The rights and responsibilities of religious institutions are hotly debated in the early twenty-first century. Liberal separationists argue that religious organizations should be subject to secular laws regarding labor, health care (including access to birth control), child protection, and more. Their opponents counter that the ideals of “church autonomy” or “the freedom of the church” exempt religious organizations from legal, administrative, or legislative oversight. The standoff is exacerbated by the opposing interpretations of history on offer. Former presidential candidate, talk show host (and historian) Newt Gingrich has called the Affordable Care Act’s requirement that all secular employers—regardless of their owners’ religious affiliations and convictions—provide birth control insurance coverage for employees “the most outrageous assault on religious freedom in American history” and asserted that “every time you turn around the secular government is shrinking the rights of religious institutions in America.”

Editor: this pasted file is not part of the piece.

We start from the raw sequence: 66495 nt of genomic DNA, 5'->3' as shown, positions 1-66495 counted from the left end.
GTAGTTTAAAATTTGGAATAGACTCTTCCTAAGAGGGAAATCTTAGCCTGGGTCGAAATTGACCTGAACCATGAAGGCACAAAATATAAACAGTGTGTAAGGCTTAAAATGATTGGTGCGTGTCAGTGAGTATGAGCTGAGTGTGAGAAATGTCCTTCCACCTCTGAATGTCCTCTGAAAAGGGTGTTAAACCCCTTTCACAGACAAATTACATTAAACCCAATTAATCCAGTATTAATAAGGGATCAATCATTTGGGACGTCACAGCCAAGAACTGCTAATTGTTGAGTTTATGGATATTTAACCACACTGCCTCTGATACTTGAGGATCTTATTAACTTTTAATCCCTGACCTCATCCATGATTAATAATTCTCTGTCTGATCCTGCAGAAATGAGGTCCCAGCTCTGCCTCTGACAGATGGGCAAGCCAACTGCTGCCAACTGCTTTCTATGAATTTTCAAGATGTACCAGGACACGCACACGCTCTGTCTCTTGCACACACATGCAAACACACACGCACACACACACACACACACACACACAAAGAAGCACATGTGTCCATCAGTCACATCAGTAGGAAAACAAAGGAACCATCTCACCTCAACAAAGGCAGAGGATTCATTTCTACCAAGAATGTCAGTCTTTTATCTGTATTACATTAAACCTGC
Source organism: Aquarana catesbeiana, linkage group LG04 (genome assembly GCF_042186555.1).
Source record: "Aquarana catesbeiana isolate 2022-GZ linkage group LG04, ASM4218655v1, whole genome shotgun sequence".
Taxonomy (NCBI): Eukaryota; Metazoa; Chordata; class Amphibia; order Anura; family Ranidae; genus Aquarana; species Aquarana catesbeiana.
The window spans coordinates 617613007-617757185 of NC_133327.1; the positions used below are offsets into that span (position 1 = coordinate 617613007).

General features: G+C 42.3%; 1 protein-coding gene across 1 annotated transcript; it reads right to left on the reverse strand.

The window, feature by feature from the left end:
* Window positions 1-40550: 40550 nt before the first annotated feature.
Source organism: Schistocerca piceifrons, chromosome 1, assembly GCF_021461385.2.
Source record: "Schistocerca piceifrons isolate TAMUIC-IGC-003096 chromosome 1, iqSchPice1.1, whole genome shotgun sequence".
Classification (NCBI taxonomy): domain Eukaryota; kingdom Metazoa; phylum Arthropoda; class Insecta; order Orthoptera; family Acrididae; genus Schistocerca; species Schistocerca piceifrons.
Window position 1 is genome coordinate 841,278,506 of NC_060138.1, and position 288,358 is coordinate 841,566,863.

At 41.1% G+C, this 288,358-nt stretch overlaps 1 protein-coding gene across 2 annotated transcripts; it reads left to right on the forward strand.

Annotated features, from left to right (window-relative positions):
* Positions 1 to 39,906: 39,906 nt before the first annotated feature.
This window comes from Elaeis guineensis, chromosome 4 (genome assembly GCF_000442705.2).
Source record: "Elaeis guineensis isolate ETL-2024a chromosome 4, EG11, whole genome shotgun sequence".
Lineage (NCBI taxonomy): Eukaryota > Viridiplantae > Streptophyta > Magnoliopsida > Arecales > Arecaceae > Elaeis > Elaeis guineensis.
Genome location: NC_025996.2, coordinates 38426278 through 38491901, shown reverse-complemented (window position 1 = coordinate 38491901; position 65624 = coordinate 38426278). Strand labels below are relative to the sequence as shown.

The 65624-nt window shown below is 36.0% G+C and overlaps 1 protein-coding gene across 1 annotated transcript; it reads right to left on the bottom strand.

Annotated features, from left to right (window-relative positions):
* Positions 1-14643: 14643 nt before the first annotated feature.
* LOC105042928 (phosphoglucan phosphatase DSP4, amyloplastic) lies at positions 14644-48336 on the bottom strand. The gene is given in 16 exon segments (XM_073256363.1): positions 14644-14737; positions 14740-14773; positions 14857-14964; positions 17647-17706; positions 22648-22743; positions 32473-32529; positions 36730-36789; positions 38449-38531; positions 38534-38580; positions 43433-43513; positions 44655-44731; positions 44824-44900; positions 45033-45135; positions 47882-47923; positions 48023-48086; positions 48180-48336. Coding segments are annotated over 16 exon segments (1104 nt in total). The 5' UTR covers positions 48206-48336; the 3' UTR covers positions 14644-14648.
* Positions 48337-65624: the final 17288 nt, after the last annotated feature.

From the other side of the spectrum, the invocation of history is equally strident. For example, Americans United for Separation of Church and State has battled against the claim that the government has undermined church autonomy. From this group’s perspective, strict separation of church and state is “good for America” and “good for religion” because it prohibits government involvement with religious organizations. American history, they argue, demonstrates that Presidents and right-thinking Americans alike have always supported their interpretation of disestablishment.
This back-and-forth highlights the sharply differing views among activists, scholars, and politicians regarding the tradition of special deference (or lack thereof) given to religious organizations. The Hobby Lobby case, set for argument at the Supreme Court in early spring 2014, is just the latest incarnation of these battles. The question is as old as the nation, however. The rights of individuals versus organizational rights have been essential to the development of the law of religion in America. The place of religious organizations was keenly debated as a key component of disestablishment. Yet we know almost nothing about the experience of such organizations in our nation’s history.
Monday, April 28, 2014
Gordon on the First Disestablishment
Sarah Barringer Gordon, Penn Law, has published The First Disestablishment: Limits on Church Power and Property Before the Civil War in the University of Pennsylvania Law Review162 (2014): 307-72. Here is the abstract: